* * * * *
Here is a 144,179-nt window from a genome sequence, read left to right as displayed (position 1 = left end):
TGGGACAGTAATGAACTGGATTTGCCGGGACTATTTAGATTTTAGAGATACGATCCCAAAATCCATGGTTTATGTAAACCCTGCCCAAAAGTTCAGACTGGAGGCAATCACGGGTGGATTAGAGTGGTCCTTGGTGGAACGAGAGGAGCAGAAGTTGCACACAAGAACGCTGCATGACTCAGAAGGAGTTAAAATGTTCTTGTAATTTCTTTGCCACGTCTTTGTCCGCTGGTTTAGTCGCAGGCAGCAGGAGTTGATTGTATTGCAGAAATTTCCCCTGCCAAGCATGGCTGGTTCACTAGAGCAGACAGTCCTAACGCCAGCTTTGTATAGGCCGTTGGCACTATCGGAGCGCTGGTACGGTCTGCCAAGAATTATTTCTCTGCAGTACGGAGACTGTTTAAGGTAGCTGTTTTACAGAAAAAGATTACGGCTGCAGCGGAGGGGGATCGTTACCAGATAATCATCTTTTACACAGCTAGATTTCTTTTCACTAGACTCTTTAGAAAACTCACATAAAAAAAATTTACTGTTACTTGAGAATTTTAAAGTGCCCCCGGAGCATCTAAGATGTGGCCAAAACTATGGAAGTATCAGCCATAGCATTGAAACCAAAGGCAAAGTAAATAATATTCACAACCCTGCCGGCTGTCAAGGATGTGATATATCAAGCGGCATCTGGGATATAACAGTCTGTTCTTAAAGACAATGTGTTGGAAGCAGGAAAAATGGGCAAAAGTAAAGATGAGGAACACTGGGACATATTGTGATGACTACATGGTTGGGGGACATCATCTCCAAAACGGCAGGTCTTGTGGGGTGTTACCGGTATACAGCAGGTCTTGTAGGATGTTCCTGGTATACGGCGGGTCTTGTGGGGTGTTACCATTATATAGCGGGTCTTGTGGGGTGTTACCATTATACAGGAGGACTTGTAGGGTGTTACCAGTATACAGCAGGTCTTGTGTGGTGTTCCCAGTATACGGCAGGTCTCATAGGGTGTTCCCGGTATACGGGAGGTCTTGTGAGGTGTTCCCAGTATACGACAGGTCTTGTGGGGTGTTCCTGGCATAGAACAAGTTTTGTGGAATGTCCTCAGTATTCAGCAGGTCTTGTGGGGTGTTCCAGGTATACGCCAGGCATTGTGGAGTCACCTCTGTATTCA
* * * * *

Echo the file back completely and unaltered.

Here is a 144,179-nt window from a genome sequence, read left to right as displayed (position 1 = left end):
TGGGACAGTAATGAACTGGATTTGCCGGGACTATTTAGATTTTAGAGATACGATCCCAAAATCCATGGTTTATGTAAACCCTGCCCAAAAGTTCAGACTGGAGGCAATCACGGGTGGATTAGAGTGGTCCTTGGTGGAACGAGAGGAGCAGAAGTTGCACACAAGAACGCTGCATGACTCAGAAGGAGTTAAAATGTTCTTGTAATTTCTTTGCCACGTCTTTGTCCGCTGGTTTAGTCGCAGGCAGCAGGAGTTGATTGTATTGCAGAAATTTCCCCTGCCAAGCATGGCTGGTTCACTAGAGCAGACAGTCCTAACGCCAGCTTTGTATAGGCCGTTGGCACTATCGGAGCGCTGGTACGGTCTGCCAAGAATTATTTCTCTGCAGTACGGAGACTGTTTAAGGTAGCTGTTTTACAGAAAAAGATTACGGCTGCAGCGGAGGGGGATCGTTACCAGATAATCATCTTTTACACAGCTAGATTTCTTTTCACTAGACTCTTTAGAAAACTCACATAAAAAAAATTTACTGTTACTTGAGAATTTTAAAGTGCCCCCGGAGCATCTAAGATGTGGCCAAAACTATGGAAGTATCAGCCATAGCATTGAAACCAAAGGCAAAGTAAATAATATTCACAACCCTGCCGGCTGTCAAGGATGTGATATATCAAGCGGCATCTGGGATATAACAGTCTGTTCTTAAAGACAATGTGTTGGAAGCAGGAAAAATGGGCAAAAGTAAAGATGAGGAACACTGGGACATATTGTGATGACTACATGGTTGGGGGACATCATCTCCAAAACGGCAGGTCTTGTGGGGTGTTACCGGTATACAGCAGGTCTTGTAGGATGTTCCTGGTATACGGCGGGTCTTGTGGGGTGTTACCATTATATAGCGGGTCTTGTGGGGTGTTACCATTATACAGGAGGACTTGTAGGGTGTTACCAGTATACAGCAGGTCTTGTGTGGTGTTCCCAGTATACGGCAGGTCTCATAGGGTGTTCCCGGTATACGGGAGGTCTTGTGAGGTGTTCCCAGTATACGACAGGTCTTGTGGGGTGTTCCTGGCATAGAACAAGTTTTGTGGAATGTCCTCAGTATTCAGCAGGTCTTGTGGGGTGTTCCAGGTATACGCCAGGCATTGTGGAGTCACCTCTGTATTCA